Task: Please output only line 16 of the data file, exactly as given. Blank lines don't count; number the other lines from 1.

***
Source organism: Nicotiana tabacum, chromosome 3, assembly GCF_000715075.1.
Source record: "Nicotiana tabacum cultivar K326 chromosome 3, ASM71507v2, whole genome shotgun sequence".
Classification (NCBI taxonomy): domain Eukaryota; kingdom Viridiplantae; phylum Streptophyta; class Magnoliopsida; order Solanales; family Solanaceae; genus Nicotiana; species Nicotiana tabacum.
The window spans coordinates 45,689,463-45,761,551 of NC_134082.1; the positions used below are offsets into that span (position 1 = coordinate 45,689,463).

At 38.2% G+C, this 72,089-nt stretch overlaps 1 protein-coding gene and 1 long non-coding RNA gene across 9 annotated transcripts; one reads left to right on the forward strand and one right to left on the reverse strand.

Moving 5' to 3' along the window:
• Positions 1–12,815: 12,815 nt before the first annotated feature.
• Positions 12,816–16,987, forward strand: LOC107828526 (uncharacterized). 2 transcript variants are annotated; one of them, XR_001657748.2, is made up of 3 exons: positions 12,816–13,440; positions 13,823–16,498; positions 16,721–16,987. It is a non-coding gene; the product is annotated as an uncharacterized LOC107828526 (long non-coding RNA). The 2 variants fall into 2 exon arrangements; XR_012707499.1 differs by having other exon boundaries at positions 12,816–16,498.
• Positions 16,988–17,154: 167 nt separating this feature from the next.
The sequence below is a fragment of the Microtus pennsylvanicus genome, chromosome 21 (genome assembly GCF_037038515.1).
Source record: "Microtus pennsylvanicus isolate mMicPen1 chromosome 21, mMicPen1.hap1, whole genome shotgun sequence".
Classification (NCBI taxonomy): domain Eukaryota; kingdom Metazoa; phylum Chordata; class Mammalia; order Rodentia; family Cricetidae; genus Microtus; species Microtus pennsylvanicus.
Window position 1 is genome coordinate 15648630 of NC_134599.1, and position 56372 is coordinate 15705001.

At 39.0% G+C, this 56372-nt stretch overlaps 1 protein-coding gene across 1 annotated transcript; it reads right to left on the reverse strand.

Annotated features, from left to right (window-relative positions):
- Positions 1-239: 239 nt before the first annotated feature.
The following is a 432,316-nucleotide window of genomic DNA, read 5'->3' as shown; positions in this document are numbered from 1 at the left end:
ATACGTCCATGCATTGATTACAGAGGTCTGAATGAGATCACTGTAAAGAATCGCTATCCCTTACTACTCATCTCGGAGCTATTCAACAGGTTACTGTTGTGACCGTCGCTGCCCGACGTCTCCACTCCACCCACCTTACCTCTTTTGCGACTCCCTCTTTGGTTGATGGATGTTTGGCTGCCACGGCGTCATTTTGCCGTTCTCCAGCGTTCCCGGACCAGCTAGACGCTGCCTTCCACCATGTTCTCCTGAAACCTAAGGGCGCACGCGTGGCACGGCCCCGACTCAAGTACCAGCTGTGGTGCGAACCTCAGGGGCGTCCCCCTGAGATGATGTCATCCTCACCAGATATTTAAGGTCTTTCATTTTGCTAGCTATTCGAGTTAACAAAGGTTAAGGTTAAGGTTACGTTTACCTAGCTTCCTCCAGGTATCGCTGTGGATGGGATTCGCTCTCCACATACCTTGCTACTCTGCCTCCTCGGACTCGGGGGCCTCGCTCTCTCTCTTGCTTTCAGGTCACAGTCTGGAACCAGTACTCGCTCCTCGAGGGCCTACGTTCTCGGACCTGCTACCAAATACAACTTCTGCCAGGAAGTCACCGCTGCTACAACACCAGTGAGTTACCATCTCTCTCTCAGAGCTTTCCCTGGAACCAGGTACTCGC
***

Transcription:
- Positions 1-239: 239 nt before the first annotated feature.